China could overtake the European Union as the world’s largest wheat producer over the next five years even as global wheat production will climb to record highs, buoyed mainly by increases in yields, according to the International Grains Council (IGC).
World’s output of the grain is expected to climb to 822 million tons by 2025/26, up 7.5% from the levels in 2020/21 with the strongest net production gains seen in Argentina, Ukraine and the European Union.
However, sustained levels of government support will help China’s productivity as well.
There will be sustained increases over the same period to successive record highs, although much of the accumulation is expected in China. However, there will be a drawdown in stocks in India.
Highly-mechanized field operations have enabled wheat plantings to proceed well despite covid-19-related restrictions in some countries affecting the labour movement.
The most stringent virus-related controls were only in place for about one quarter of the 2019/20 marketing year in many countries, and consumer activity started to pick up again from late-June, says the IGC.
Consumption undisturbed by pandemic
The overall impact on human food use of wheat in 2019/20 was therefore limited, with estimated global growth for the whole year of 1.3% — only about 0.2 percentage points less than the average in the prior five years.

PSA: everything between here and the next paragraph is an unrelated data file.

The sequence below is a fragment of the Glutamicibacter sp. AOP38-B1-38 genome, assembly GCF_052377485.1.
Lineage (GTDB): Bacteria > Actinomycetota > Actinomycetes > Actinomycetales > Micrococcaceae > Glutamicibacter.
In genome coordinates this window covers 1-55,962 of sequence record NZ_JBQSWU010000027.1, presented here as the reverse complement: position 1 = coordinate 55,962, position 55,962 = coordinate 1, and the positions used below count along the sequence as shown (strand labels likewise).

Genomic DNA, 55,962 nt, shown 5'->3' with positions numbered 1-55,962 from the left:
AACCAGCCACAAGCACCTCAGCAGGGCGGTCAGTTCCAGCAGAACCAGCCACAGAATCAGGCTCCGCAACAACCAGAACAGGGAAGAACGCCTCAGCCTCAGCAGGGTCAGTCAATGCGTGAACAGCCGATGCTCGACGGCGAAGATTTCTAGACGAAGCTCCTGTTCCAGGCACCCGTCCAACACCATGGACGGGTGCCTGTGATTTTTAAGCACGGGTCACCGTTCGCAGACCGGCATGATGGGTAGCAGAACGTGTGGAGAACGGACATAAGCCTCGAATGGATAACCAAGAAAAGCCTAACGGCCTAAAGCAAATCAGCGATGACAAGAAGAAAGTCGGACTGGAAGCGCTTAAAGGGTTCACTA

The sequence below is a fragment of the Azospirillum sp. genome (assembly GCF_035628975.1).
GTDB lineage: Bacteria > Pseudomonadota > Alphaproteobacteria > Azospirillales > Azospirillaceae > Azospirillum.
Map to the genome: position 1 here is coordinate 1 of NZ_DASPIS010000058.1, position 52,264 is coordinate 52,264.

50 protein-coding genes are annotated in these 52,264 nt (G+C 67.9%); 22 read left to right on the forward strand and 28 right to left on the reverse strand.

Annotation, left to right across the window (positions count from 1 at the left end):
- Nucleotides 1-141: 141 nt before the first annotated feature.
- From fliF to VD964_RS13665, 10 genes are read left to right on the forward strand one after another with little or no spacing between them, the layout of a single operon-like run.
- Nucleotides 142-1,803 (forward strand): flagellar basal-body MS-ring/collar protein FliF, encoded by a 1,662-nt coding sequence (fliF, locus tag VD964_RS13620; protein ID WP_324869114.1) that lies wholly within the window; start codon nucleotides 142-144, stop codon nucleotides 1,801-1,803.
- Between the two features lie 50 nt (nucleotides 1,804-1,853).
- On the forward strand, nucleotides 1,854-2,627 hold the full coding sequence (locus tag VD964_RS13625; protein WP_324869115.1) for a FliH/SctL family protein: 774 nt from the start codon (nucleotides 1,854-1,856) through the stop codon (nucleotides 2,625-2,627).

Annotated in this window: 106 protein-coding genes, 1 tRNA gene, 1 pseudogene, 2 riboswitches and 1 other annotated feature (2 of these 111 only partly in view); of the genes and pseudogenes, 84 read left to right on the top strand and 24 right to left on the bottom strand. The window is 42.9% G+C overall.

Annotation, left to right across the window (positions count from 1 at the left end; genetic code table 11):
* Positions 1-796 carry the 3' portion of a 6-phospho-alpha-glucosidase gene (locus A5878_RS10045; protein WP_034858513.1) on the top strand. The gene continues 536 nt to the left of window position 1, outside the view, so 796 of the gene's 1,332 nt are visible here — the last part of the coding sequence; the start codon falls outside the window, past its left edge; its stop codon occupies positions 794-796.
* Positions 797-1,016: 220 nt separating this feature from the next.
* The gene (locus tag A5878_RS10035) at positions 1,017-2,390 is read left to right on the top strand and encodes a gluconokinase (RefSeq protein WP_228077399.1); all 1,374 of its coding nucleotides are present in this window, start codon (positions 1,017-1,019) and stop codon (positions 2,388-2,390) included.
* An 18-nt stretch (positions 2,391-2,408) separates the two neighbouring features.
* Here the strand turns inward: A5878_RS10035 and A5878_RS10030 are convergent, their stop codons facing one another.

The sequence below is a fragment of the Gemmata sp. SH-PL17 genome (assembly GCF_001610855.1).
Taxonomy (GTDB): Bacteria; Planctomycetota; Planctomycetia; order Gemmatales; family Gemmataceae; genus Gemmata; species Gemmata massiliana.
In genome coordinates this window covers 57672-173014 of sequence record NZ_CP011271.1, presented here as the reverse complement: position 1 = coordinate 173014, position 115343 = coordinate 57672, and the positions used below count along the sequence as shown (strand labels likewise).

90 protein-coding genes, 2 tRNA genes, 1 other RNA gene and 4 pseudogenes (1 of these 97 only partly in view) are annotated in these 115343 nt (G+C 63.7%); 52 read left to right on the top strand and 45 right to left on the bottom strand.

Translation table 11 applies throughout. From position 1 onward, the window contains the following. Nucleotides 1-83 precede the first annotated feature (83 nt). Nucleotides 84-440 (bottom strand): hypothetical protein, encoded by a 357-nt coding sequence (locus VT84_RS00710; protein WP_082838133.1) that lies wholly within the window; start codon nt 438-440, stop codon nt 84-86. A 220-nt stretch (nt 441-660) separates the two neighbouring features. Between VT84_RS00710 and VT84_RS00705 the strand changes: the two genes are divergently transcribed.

Initial concerns about possible shortages of key farm inputs, including seeds and fertilizers, have also not materialized with global supply chains functioning relatively efficiently.
After gains in the prior two seasons, world harvested area is forecast to decline in 2021/22, mainly tied to an expected reduction in India, following a very sharp increase in the previous year.
This is being exacerbated with a drop also foreseen in Russia, where there is a risk of higher than average winterkill losses following sustained dry weather.
Wheat is the main winter crop in India, especially in the breadbasket northern regions, where farmers are at the forefront of protests against three key legislations for agriculture reforms that have been introduced by the government.
Global wheat area is expected to edge higher again from 2022/23, although the increase in acreage will likely be curbed by strong competition from other crops, including maize and soybeans.
Strong profitability is projected to drive up wheat area in Russia mainly for better-yielding winter varieties. A steadier outlook is seen for the European Union nations, but with sowings predicted to remain larger than average across the forecast period.